Iran and Technical Odds and Sods
A few technical bits that have occurred in the last month or so, firstly Iran:
“Around a quarter of Iran’s 65 million people are believed to have Internet access. Iran has long used filtering to restrict certain news and political or pornographic Web sites. However, since the election, the number of blocked sites has increased.
Besides Twitter and YouTube, the BBC’s Farsi-language news site is still blocked, and Web sites associated with opposition leader Mir Hossein Mousavi — who says he won the election — are constantly shut down. In the last week, two new Mousavi sites have been created after others were targeted.”
Breaking the silence of suffering children.
Finally, tethering seems to be popular amongst smart phone owners. Basically, the mobile device is used as an external modem for a netbook/laptop, probably connected via a USB cable and the smart phone then provides the onward link to the Internet either via 3G or Wifi.
Update 1: Thanks to ganselmi for reminding me about Nokia’s role:
The Guardian explains:
“The mobile phone company Nokia is being hit by a growing economic boycott in Iran as consumers sympathetic to the post-election protest movement begin targeting a string of companies deemed to be collaborating with the regime.
Wholesale vendors in the capital report that demand for Nokia handsets has fallen by as much as half in the wake of calls to boycott Nokia Siemens Networks (NSN) for selling communications monitoring systems to Iran.”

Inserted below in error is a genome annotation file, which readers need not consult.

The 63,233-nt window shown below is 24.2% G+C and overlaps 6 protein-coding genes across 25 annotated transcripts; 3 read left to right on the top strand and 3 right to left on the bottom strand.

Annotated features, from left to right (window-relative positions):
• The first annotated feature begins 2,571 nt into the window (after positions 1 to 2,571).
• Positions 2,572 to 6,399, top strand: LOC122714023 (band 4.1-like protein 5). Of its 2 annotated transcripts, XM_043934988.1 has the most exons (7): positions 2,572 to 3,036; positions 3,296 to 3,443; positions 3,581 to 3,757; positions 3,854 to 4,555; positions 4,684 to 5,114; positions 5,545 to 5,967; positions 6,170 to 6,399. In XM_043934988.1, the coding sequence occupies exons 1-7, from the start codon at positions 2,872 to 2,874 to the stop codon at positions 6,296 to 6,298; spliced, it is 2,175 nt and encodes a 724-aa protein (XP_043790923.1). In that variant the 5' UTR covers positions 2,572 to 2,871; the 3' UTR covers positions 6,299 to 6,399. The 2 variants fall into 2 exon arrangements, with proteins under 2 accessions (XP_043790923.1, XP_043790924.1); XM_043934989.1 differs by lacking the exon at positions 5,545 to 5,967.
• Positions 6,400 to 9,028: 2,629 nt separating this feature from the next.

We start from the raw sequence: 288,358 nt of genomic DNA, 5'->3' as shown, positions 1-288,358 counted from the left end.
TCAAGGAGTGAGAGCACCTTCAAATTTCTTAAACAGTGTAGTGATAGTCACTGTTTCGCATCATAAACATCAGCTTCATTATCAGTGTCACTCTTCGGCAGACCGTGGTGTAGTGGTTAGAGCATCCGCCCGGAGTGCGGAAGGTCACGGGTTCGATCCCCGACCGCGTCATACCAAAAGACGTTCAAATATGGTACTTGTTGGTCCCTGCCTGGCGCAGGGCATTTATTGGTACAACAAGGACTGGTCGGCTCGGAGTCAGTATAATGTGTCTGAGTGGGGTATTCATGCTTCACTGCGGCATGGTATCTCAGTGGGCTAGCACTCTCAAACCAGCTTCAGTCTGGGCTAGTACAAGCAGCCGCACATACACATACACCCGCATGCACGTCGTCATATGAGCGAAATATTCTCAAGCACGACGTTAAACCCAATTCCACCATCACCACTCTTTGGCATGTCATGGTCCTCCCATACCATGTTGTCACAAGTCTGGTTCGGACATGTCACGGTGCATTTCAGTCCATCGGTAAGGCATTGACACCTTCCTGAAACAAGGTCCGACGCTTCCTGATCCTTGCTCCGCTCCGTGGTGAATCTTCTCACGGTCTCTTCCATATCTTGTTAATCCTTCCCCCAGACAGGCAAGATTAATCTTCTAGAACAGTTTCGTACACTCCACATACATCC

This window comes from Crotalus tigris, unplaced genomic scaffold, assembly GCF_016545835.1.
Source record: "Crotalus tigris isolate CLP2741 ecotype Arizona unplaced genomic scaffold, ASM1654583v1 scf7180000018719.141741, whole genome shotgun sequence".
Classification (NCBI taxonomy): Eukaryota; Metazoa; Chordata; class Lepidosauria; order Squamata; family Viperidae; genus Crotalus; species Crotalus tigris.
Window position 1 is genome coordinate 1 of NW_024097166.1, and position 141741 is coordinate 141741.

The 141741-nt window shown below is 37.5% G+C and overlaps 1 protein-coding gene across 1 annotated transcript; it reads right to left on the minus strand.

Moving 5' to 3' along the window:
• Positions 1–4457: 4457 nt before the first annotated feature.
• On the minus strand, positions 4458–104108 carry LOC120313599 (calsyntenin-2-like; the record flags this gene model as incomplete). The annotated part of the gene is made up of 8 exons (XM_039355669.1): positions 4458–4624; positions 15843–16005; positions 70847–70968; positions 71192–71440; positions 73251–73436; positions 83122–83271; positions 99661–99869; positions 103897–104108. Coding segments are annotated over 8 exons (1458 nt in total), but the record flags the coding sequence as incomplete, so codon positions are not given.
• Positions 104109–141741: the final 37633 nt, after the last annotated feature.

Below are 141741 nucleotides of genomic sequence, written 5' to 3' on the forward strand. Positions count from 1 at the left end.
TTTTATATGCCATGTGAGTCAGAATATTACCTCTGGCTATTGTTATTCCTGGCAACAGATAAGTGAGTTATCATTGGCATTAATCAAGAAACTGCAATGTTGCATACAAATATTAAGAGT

“According to the Journal, a system installed in Iran by Nokia Siemens Networks — a Finland-based joint venture between Nokia and Siemens — provides Iranian authorities with the ability to conduct deep-packet inspection of online communications to monitor the contents and track the source of e-mail, VoIP calls, and posts to social networking sites such as Twitter, MySpace and Facebook. The newspaper also said authorities had the ability to alter content as it intercepted the traffic from a state-owned internet choke point.”
Update 2: The Iranian State’s measures to control access to the Internet largely failed, thanks to the ingenuity of Iranians, but the fight over the web still goes on, and Iranians have a new ally: Haystack
“Haystack is a new program to provide unfiltered internet access to the people of Iran. A software package for Windows, Mac and Unix systems, called Haystack, specifically targets the Iranian government’s web filtering mechanisms.
Similar to Freegate, the program directed against China’s “great firewall,” once installed Haystack will provide completely uncensored access to the internet in Iran while simultaneously protecting the user’s identity. No more Facebook blocks, no more government warning pages when you try to load Twitter, just unfiltered Internet.”
Their blog is here with updates.